Canine Tricuspid Valve Dysplasia (TVD) is a congenital heart defect that affects the tricuspid valve, which is located between the right atrium and right ventricle in the heart. The condition can cause a variety of signs and symptoms in affected dogs, depending on the severity of the disease.
TVD is typically diagnosed through a combination of physical examination, chest X-rays, echocardiography (ultrasound of the heart), and electrocardiogram (ECG ).
The prognosis for dogs with TVD is generally good if their condition is diagnosed and treated early. With proper medical care, many dogs can live a normal long life. However, some dogs may need lifelong care to manage their condition.
Symptoms of Canine Tricuspid Valve Dysplasia (TVD)
The most common symptom of TVD is a heart murmur, which is an abnormal sound heard through a stethoscope. Other signs and symptoms may include:
- Exercise intolerance
- Difficulty breathing
- Abdominal swelling due to fluid accumulation (ascites)
- Fainting or collapse
- Weakness or lethargy
- Weight loss
- Pale gums
- Rapid heart rate (tachycardia)
- Abnormal heart rhythms (arrhythmias)
- Heart failure
Stages of the Canine Tricuspid Valve Dysplasia (TVD)
TVD is typically split into three stages based on the severity of the disease.
Mild tricuspid valve dysplasia, associated with a mild leak in the tricuspid valve.
Moderate tricuspid valve dysplasia, associated with a moderate leak in the tricuspid valve.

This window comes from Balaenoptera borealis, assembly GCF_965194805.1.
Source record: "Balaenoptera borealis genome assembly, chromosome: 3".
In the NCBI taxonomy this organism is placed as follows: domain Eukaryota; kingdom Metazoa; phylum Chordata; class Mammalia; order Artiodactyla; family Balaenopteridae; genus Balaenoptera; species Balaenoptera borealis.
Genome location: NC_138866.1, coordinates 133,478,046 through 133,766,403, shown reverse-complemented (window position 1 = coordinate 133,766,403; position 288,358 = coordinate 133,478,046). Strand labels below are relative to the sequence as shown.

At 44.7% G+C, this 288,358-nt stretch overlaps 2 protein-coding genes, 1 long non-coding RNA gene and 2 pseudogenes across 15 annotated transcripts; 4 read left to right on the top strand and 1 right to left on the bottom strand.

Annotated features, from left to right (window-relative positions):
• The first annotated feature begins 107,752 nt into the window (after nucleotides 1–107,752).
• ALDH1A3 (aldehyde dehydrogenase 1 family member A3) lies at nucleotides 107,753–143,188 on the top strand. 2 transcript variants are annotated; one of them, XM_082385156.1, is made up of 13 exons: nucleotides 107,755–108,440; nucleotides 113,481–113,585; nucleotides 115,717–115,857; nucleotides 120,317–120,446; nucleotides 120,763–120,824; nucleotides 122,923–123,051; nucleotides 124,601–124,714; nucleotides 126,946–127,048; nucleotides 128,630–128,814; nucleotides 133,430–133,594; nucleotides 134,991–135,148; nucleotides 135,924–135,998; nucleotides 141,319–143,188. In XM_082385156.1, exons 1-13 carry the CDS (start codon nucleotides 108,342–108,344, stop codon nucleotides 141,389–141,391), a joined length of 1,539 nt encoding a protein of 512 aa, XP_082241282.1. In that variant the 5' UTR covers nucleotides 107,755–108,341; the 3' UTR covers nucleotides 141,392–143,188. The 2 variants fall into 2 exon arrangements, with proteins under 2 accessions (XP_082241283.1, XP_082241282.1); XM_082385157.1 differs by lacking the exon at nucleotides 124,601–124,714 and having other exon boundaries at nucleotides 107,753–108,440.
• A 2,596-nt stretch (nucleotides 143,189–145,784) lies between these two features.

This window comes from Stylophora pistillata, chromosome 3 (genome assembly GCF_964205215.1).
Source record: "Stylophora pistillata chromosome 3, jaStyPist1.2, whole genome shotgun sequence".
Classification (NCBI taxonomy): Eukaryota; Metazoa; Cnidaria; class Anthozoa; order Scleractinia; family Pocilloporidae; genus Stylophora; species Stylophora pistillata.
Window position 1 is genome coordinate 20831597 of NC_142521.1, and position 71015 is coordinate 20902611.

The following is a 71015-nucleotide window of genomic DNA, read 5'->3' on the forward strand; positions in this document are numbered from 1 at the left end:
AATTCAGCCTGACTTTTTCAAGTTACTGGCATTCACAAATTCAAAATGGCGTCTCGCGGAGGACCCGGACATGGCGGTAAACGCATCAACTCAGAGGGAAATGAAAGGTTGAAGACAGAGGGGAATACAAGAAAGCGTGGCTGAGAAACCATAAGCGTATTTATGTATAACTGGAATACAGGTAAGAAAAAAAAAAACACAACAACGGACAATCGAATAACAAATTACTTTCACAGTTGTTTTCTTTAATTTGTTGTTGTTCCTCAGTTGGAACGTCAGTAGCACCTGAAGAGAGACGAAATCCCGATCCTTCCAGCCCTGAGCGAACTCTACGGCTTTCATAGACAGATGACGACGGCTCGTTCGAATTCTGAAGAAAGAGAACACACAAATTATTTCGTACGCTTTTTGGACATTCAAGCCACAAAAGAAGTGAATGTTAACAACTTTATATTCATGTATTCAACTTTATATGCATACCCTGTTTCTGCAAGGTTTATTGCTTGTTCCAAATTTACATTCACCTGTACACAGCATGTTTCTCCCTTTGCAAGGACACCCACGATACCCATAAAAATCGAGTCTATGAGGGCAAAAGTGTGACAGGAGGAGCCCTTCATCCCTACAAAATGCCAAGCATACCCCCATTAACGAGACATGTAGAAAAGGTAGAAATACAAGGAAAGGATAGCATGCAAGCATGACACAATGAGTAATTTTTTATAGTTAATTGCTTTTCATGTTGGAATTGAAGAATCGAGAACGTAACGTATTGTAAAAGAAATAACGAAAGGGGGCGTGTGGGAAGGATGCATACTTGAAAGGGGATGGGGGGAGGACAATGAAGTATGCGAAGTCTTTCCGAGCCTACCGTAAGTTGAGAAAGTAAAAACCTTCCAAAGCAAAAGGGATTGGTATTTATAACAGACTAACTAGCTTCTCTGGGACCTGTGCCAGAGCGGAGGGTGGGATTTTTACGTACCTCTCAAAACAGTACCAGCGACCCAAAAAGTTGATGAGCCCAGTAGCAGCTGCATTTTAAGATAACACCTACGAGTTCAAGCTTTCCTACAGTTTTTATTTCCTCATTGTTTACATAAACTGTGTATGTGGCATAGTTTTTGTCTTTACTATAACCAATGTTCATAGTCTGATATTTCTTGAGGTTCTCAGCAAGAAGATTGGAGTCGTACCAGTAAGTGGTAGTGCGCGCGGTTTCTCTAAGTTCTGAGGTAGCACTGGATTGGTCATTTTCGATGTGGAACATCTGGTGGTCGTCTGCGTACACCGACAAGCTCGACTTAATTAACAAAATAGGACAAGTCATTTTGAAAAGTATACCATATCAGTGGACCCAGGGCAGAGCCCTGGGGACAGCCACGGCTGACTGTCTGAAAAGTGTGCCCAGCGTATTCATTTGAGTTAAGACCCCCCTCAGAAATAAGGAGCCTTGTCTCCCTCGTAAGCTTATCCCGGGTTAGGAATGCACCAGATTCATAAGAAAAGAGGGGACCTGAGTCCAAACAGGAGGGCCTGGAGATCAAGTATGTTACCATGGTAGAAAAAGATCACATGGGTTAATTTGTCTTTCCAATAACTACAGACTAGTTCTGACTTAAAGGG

Severe tricuspid valve dysplasia, noted by a severe leak in the tricuspid valve.
Treatment for Canine Tricuspid Valve Dysplasia (TVD)
Treatment for TVD depends on the severity of the disease, but may include medications to reduce fluid accumulation and improve heart function, as well as surgery to repair or replace the affected valve.
Medications are often used to reduce fluid accumulation in their chest and improve heart functions. Commonly prescribed medications include diuretics, ACE inhibitors, beta blockers, and antiarrhythmic drugs.
In some cases, surgery may be necessary to repair or replace the affected valve. Surgery is typically recommended for dogs with severe TVD that are not responding to medical treatment.
Preventing for Canine Tricuspid Valve Dysplasia (TVD)
There is no known way to prevent TVD in dogs. It’s important to have your dog screened for heart disease during routine veterinary visits.
Early diagnosis and treatment can help improve the life of affected dogs.
Canine Tricuspid Valve Dysplasia (TVD) is a serious condition that can have serious consequences if left untreated. It’s important to work closely with your veterinarian to ensure your dog receives the best possible care.